RCA Joins AHRC-funded Doctoral Training Partnership
The Royal College of Art today announces its participation in the London Arts and Humanities Partnership (LAHP), a doctoral training partnership that has been awarded funding by the Arts and Humanities Research Council (AHRC) and is led by University College London. This partnership will provide RCA research students with the opportunity to apply their knowledge, expertise and practice through links with cultural institutions, and to join a community of researchers from a broad range of disciplines within arts and humanities.
Dr Emma Wakelin, Director of Research and Innovation at the RCA, commented: ‘We are delighted to be joining the LAHP and look forward to the interdisciplinary opportunities for collaboration and inquiry the partnership will bring. This support from the AHRC recognises the excellence of the College’s research and will enable us to continue providing dynamic support for doctoral students to become leading academic researchers and creative industry innovators.’
The LAHP will fund and train postgraduate students over five annual cohorts from October 2019. Alongside the RCA, the partnership includes seven other higher education institutions: King’s College London, London School of Economics and Political Science, Queen Mary University of London, the Royal Central School of Speech and Drama, the Royal College of Music, the School of Advanced Study (University of London) and University College London.
The partnership will deliver a cross-disciplinary training environment open to over 2,300 postgraduate research students from across the partner institutions. LAHP students will be uniquely equipped to apply their knowledge across a range of environments from the cultural and creative industries, to public service, civic engagement and government, to legal, business and commercial enterprise.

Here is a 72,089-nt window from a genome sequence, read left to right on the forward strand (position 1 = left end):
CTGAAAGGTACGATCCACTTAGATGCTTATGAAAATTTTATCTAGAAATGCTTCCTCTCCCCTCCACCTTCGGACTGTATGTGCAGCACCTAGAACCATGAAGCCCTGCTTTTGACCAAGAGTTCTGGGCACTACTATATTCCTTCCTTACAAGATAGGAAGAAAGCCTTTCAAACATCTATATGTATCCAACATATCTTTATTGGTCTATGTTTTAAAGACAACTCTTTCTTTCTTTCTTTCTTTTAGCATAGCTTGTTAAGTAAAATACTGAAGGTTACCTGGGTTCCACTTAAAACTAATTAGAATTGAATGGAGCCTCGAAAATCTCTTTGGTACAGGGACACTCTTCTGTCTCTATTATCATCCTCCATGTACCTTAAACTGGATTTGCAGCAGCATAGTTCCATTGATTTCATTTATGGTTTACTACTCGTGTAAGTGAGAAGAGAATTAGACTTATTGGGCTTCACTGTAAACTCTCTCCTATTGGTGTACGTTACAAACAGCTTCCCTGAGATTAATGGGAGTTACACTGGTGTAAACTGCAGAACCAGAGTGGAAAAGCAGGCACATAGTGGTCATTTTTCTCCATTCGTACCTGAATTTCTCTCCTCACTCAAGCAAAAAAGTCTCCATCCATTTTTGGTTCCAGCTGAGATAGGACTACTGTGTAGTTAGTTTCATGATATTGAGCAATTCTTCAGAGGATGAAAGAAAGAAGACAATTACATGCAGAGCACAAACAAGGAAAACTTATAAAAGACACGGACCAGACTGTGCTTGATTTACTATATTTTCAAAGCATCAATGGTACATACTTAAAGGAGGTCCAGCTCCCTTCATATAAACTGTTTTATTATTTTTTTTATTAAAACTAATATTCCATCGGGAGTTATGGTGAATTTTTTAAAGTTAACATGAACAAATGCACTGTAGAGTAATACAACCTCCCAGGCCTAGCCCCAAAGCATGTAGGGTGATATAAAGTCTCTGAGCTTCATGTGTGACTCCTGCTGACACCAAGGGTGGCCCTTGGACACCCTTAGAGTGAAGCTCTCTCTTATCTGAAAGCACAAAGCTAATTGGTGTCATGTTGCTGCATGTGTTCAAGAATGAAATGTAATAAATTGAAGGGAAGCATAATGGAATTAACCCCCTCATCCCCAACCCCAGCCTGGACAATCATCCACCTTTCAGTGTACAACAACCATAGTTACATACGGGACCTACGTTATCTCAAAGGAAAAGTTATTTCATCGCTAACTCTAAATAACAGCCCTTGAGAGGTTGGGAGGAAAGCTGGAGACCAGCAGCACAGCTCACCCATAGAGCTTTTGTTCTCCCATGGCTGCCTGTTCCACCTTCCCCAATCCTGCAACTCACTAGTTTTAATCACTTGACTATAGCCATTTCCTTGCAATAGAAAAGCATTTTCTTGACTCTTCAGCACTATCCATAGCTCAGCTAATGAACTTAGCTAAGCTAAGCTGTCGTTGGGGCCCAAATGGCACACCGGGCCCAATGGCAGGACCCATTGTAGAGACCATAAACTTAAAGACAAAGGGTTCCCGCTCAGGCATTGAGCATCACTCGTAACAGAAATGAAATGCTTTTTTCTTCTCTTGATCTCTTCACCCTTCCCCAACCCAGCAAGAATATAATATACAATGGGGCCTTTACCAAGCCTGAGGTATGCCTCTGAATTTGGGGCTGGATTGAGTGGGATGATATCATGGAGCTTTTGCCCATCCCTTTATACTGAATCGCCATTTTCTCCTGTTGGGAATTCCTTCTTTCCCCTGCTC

Discussing the announcement of the partnership, Professor Edward Harcourt, the AHRC’s Director of Research, Strategy and Innovation said: ‘We were extremely pleased with the response to our call, which saw high-quality applications from across the UK from a variety of diverse and innovative consortia, each with a clear strategy and vision for the future support of their doctoral students.’
‘Our support for the next generation of arts and humanities researchers is critical to securing the future of the UK arts and humanities sector, which accounts for nearly a third of all UK academic staff, is renowned the world over for its outstanding quality, and which plays a vital part in our higher education ecosystem as a whole.’
The LAHP’s key values and strategy have been developed in extensive consultation with six new cultural partners. Collaboration with the Museum of London, the Metropolitan Police and the National Archives will offer students the opportunity to engage with diverse London communities. The V&A, Google and the Wellcome Trust will bring expertise to the design, digital and environmental strand of the LAHP training programme.
Through working closely with its cultural partners and drawing inspiration from the vibrant capital city of London, students will be supported to become civically-minded, globally-aware, socially-engaged, impactful and ethically-informed scholars. LAHP’s vision recognises the changing culture of PhD education, and ultimately aims to transform employers’ perceptions of what a PhD can deliver. The doctoral training partnership will therefore support students to become experts in their chosen fields, while also developing a wide range of employability skills, suited to an increasingly digital and globalised world.